How it started / How it’s going brings together new work on paper by Darren Nixon and Laura Hopkinson, shown in dialogue with The Fourdrinier writer, Natalie Bradbury. For Nixon and Hopkinson as artists, and Bradbury as a writer, the challenges posed by the Covid-19 pandemic have also presented an opportunity to experiment with new media and explore different ways of working. In the past, Nixon and Hopkinson have worked primarily with video, incorporating elements of performance, painting, installation and sculptural intervention. Shown across PAPER and PAPER², the work on display in How it started / How it’s going reflects a change of direction for both artists, both of whom are working with paper for the first time. This was prompted in part by the constraints imposed by lockdown, including a lack of access to studio space and a necessity to work with materials found close to hand.

Nixon’s resulting work is drawn from a large mass of collages, numbering more than four hundred in total. In these collages, found images, alongside images newly created by the artist, are reworked, redrawn and reimagined in new combinations and pairings, creating absurd, surreal and playful juxtapositions. Hopkinson has developed a series of witty text-based drawings, incorporating elements of wordplay alongside found phrases sourced from Amazon product reviews. As a writer whose work usually entails in-depth research, a tightly controlled style and close attention to detail, Bradbury has sought to rediscover the freedom, looseness and spontaneity of writing freehand on paper, without a pre-determined outcome.
From their origins on paper, the bodies of work created by Nixon and Hopkinson have undergone a process of transformation. Scanned and transmitted digitally, the artworks have travelled backwards and forwards between Bradbury, Nixon and Hopkinson as large-scale file transfers. These electronic images have formed the basis of an ongoing, three-way collaboration: each has navigated through the work with a shared sense of humour, play and openness to multiple readings.
The aim of How it started / How it’s going is not to present two artists’ work side-by-side; instead, the show offers a snapshot of a conversation in progress. Rather than seeking to interpret or explain, How it started / How it’s going sketches out creative connections between the artists’ work, which may act as starting points for further stories.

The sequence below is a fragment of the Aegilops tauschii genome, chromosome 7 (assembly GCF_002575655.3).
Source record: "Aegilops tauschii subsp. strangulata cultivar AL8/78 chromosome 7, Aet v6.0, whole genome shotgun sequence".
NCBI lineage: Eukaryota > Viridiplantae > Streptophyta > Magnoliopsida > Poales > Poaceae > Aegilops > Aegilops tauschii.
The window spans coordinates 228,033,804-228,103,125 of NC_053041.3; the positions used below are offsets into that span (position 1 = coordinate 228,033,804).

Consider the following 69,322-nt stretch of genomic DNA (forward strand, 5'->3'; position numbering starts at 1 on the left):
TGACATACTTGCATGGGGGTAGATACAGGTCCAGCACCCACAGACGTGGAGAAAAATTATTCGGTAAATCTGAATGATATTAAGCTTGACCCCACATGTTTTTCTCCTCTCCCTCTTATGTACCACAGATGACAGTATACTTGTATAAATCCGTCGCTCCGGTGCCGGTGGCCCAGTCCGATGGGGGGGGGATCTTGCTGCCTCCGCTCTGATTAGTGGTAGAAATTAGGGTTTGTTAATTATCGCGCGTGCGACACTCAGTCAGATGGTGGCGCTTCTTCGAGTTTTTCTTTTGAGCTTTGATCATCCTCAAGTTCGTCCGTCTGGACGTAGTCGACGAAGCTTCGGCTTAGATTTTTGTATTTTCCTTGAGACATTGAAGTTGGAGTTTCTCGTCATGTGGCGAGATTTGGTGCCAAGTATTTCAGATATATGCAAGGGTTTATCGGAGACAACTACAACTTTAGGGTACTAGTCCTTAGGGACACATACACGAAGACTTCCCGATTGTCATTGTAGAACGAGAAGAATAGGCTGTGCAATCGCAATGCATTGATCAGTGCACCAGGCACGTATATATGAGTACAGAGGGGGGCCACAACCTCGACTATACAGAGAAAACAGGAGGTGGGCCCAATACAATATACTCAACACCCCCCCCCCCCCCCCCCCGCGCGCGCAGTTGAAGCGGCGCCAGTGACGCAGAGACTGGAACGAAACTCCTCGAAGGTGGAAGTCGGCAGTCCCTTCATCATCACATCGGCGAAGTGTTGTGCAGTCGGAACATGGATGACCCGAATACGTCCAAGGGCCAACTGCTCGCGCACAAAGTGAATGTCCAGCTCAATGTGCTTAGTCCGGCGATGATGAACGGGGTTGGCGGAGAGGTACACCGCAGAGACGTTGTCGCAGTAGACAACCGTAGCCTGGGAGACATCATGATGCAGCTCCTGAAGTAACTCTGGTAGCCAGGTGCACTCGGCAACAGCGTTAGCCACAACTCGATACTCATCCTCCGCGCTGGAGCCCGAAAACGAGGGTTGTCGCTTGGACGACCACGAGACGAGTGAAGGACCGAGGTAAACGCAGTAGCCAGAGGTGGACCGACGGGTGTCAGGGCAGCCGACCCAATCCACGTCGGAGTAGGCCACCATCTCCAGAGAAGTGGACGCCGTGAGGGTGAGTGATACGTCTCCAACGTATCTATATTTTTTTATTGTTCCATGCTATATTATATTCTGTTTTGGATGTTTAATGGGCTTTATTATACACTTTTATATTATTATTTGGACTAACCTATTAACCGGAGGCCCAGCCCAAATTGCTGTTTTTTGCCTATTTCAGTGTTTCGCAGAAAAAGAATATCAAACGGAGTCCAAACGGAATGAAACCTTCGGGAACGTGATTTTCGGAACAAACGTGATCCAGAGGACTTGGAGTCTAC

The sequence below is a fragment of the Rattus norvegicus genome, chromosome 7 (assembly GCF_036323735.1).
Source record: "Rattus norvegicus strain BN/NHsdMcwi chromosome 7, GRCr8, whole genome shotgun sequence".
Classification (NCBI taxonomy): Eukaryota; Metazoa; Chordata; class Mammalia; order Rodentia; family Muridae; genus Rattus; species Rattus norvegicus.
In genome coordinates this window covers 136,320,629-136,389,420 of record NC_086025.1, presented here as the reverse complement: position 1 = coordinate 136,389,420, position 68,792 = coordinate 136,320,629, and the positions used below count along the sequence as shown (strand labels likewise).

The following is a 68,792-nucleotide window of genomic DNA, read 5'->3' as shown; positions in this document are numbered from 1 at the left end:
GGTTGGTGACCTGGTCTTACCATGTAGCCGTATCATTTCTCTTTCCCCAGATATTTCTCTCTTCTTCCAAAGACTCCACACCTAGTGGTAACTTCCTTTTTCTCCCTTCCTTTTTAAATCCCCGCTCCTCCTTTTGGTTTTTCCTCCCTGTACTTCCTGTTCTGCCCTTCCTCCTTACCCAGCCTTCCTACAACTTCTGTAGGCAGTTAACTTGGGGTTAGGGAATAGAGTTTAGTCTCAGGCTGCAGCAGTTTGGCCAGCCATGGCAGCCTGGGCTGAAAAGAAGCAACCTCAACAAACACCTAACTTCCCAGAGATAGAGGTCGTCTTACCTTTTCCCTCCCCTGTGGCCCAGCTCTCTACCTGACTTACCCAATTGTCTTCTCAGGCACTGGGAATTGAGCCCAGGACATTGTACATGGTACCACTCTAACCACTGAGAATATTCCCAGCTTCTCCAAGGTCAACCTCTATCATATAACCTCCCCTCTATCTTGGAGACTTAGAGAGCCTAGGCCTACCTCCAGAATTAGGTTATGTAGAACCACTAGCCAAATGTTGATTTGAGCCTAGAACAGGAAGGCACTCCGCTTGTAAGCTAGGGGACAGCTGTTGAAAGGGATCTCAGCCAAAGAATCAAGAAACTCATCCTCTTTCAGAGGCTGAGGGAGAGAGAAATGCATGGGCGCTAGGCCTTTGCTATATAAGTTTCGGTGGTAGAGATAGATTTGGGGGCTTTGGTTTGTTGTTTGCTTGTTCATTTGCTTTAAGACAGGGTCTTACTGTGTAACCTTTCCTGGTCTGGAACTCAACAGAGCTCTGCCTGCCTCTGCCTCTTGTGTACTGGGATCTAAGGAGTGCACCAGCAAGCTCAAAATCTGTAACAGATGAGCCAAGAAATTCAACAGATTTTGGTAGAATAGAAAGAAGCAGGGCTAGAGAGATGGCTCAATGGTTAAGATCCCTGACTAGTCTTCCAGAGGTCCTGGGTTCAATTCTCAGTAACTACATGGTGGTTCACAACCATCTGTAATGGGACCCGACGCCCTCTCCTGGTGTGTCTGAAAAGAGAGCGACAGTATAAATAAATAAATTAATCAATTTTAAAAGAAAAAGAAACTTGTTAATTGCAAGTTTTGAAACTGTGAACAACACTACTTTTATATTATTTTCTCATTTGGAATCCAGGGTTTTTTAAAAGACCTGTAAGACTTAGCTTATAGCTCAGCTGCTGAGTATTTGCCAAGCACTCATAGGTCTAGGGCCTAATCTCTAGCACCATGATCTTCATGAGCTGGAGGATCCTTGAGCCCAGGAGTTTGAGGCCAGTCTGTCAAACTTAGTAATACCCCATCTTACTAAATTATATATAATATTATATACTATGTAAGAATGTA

Installation Views
Darren Nixon Works

Untitled #1
Mixed media on Paper
21 x 30cm
2021
£150
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Untitled #2
Mixed media on Paper
21 x 30cm
2021
SOLD

Untitled #6
Mixed media on Paper
21 x 30cm
2021
£150
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Untitled #8
Mixed media on Paper
21 x 30cm
2021
£150
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Untitled #10
Mixed media on Paper
21 x 30cm
2021
£150
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Untitled #9
Mixed media on Paper
21 x 30cm
2021
£150
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Untitled (Triptych)
Mixed media on Paper
3 works @ 21 x 30cm
2021
£300
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Untitled #4
Mixed media on Paper
21 x 30cm
2021
£150
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Untitled #3
Mixed media on Paper
21 x 30cm
2021
SOLD

Untitled #5
Mixed media on Paper
21 x 30cm
2021
£150
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Untitled #7
Mixed media on Paper
42 x 30cm
2021
£150
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About Laura Hopkinson
Laura Hopkinson first emerged from a 3D printer in 2094, since then she has worked between various time periods with the largest stint in the 3rd century BC. A very influential time for Hopkinson was in 2009 when upon crossing to a different timeline she ended up studying for and receiving a GCSE in the art of hiccupping. In 2041 Hopkinson will receive a Nobel Prize for uncovering the truths of human existence, followed by a BAFTA the following year for the dramatisation of these findings where she will play the role of the unruly swan.
About Darren Nixon
Darren Nixon spent the first 25 years of his life onboard a cruise ship, travelling between South America and New Zealand. He took the chance to jump ship in 1999 and spent a year working on the Millennium Bug for a number of large corporations. In 2000 he tried to launch a career as a professional whistler but any success was rendered impossible by a serious case of hiccups. In a strange twist of fate his hiccups eventually became the source of a new career in teaching. He first met Laura Hopkinson as her tutor on a hiccupping course in 2009 when she received the highest grade he had ever awarded. Her skills were so extraordinary that he became convinced he was no longer fit to teach the subject and he has hopped between various professions since. He still misses whistling.